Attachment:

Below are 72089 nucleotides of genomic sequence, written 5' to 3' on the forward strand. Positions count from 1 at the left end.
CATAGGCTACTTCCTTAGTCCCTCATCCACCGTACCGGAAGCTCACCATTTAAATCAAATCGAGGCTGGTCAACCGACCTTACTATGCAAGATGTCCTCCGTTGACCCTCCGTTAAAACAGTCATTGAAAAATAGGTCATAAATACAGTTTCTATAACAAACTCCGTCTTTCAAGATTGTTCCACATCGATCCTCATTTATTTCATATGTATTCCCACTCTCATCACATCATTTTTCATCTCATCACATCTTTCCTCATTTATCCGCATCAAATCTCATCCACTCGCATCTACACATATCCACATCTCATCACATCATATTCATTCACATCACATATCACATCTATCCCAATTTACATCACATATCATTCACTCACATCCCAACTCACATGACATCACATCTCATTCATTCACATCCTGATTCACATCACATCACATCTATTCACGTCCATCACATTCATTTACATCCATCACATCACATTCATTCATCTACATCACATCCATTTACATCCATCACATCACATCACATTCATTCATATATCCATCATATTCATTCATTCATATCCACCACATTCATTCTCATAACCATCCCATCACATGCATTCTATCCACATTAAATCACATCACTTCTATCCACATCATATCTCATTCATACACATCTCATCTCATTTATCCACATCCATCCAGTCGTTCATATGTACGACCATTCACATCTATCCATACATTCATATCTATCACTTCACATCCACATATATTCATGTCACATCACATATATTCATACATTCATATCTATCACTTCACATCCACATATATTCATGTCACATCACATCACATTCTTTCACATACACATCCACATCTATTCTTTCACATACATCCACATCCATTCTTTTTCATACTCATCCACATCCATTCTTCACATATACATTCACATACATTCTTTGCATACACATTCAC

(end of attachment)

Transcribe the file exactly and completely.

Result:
Below are 72089 nucleotides of genomic sequence, written 5' to 3' on the forward strand. Positions count from 1 at the left end.
CATAGGCTACTTCCTTAGTCCCTCATCCACCGTACCGGAAGCTCACCATTTAAATCAAATCGAGGCTGGTCAACCGACCTTACTATGCAAGATGTCCTCCGTTGACCCTCCGTTAAAACAGTCATTGAAAAATAGGTCATAAATACAGTTTCTATAACAAACTCCGTCTTTCAAGATTGTTCCACATCGATCCTCATTTATTTCATATGTATTCCCACTCTCATCACATCATTTTTCATCTCATCACATCTTTCCTCATTTATCCGCATCAAATCTCATCCACTCGCATCTACACATATCCACATCTCATCACATCATATTCATTCACATCACATATCACATCTATCCCAATTTACATCACATATCATTCACTCACATCCCAACTCACATGACATCACATCTCATTCATTCACATCCTGATTCACATCACATCACATCTATTCACGTCCATCACATTCATTTACATCCATCACATCACATTCATTCATCTACATCACATCCATTTACATCCATCACATCACATCACATTCATTCATATATCCATCATATTCATTCATTCATATCCACCACATTCATTCTCATAACCATCCCATCACATGCATTCTATCCACATTAAATCACATCACTTCTATCCACATCATATCTCATTCATACACATCTCATCTCATTTATCCACATCCATCCAGTCGTTCATATGTACGACCATTCACATCTATCCATACATTCATATCTATCACTTCACATCCACATATATTCATGTCACATCACATATATTCATACATTCATATCTATCACTTCACATCCACATATATTCATGTCACATCACATCACATTCTTTCACATACACATCCACATCTATTCTTTCACATACATCCACATCCATTCTTTTTCATACTCATCCACATCCATTCTTCACATATACATTCACATACATTCTTTGCATACACATTCAC